Now, you're ready to make your bunny ears. Create a loop with the free lace and pinch it between your thumb and index finger. Then, use your middle finger to grab the lace that you’ve been holding under your shoe. Circle this string around the loop, then push it through the opening to create your second bunny ear. Tighten the new knot by sticking your index finger and thumb in each loop and spreading them wide.

Watch Absten explain the process for herself in the video below. If you're feeling more advanced, she also demonstrates a second technique for you to try.

Once you've mastered those methods, try out these shoe hacks for happier feet.

[h/t Lifehacker]

nextArticle.image_alt|e
JONATHAN NACKSTRAND, AFP/Getty Images
arrow
olympics
2018 Winter Olympics By the Numbers: Which Country Was the Big Winner in Pyeongchang?
JONATHAN NACKSTRAND, AFP/Getty Images
JONATHAN NACKSTRAND, AFP/Getty Images

The closing ceremony of the 2018 Winter Olympics was held on Sunday, February 25, concluding more than two weeks of history-making figure-skating jumps and listening to curlers yell at each other. But if you're someone who tunes in to the Olympics only to see your country win, you may have been left feeling confused. There was no official winner announced at the end of the event, so how are you supposed to know which nation dominated the Winter Games? Judging solely by medal count, these are the countries that skied, skated, and slid their way to the top in Pyeongchang.

According to Bloomberg, Norway came out of the games as the most decorated country. The Scandinavian nation of 5.3 million took home 11 bronze, 14 silver, and 14 gold medals, bringing the total to 39. That makes Norway the biggest single nation winner at any Winter Olympics, breaking the prior record of 37, which was set by the U.S. at the 2010 Winter Olympics in Vancouver. Norway was represented by about half the number of athletes competing on Team USA, but it was bolstered by a few advantages—like long winters (making training for cross-country sports easier), universal healthcare, and a culture that encourages young athletes to play sports for the sake of play rather than for the sake of winning.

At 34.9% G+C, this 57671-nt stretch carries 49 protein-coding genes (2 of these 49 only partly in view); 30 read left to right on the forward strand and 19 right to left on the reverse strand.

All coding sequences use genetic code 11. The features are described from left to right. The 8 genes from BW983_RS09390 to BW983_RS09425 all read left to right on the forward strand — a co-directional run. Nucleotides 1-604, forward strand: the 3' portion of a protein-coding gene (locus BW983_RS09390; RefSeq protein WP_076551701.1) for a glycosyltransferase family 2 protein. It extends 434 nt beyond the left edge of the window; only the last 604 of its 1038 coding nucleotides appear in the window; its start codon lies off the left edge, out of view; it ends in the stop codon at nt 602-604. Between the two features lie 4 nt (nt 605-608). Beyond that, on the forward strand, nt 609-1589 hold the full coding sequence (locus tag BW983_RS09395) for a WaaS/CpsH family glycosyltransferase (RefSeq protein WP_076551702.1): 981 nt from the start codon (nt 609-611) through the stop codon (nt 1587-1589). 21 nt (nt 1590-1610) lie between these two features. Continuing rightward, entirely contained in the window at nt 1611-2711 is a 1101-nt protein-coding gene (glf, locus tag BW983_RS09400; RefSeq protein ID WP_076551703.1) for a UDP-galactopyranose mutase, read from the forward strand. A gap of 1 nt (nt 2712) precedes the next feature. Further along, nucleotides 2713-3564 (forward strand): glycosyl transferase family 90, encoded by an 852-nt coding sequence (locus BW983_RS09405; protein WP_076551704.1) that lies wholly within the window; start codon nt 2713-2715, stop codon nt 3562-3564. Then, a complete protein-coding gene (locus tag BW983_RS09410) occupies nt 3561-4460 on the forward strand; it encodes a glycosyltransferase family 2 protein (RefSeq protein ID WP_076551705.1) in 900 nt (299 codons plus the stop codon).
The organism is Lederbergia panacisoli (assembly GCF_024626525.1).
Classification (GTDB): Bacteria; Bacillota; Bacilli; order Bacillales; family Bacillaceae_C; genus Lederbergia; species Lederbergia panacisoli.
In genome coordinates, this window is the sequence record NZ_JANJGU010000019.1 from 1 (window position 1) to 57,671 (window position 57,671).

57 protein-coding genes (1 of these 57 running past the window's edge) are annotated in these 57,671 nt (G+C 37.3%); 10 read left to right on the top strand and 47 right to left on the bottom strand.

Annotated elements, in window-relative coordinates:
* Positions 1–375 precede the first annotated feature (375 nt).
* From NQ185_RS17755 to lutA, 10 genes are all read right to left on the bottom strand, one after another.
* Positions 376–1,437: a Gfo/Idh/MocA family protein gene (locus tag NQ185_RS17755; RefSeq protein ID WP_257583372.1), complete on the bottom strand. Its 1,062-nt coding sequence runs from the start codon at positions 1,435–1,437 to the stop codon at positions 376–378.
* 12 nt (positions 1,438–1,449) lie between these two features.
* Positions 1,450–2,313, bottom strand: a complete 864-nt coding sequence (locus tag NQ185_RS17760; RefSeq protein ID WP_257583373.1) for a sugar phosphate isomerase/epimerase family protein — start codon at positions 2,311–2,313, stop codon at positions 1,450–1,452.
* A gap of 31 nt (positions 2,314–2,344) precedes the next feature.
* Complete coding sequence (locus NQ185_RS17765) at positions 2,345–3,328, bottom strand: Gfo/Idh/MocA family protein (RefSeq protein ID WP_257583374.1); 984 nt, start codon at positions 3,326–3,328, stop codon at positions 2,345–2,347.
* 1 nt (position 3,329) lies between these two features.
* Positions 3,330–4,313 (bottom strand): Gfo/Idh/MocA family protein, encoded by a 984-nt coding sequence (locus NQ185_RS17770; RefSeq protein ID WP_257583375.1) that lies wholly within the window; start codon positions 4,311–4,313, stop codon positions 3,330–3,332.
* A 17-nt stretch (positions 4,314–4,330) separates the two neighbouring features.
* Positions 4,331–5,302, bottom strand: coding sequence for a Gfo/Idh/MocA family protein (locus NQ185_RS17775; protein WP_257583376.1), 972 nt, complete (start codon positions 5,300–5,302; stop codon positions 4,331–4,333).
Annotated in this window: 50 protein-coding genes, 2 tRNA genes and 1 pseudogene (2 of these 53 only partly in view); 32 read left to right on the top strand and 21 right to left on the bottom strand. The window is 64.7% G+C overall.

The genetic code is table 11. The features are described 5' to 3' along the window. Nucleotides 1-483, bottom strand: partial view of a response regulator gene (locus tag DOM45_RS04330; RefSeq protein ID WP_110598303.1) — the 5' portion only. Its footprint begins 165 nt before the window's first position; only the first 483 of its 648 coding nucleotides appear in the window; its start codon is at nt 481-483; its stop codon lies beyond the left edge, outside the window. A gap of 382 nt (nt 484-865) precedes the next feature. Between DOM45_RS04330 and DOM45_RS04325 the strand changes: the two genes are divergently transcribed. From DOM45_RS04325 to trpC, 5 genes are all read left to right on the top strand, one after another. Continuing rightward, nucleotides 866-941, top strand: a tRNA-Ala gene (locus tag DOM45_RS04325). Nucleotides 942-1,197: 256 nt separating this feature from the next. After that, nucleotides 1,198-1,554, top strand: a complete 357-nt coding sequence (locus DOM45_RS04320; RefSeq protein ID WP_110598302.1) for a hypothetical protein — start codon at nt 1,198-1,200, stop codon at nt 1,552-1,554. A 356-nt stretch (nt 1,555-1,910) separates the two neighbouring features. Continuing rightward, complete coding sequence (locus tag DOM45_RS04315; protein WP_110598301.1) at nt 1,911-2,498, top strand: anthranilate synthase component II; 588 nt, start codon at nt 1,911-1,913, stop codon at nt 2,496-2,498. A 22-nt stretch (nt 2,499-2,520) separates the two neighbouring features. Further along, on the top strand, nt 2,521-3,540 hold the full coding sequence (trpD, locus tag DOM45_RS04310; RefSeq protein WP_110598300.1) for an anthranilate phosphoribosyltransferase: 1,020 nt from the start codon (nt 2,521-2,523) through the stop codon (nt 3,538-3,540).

Germany tied Norway for the most golds with 14, but earned 10 silver and seven bronze medals, landing them in second place with 31. Canada ranked third with 29 medals overall, 11 of which were gold, and the United States came in fourth with a tally of 23 medals, including nine golds. The Netherlands, Sweden, South Korea, Switzerland, France, and Austria round out the top 10.

Teams used to spending a lot of time on the podium may strive for that top slot, but placing in any event is impressive. The majority of teams that competed went home without any medals to show for their efforts. Fortunately, they have until 2022 to prepare for the next Winter Olympics in Beijing.

[h/t Bloomberg]

SECTIONS

arrow
LIVE SMARTER
More from mental floss studios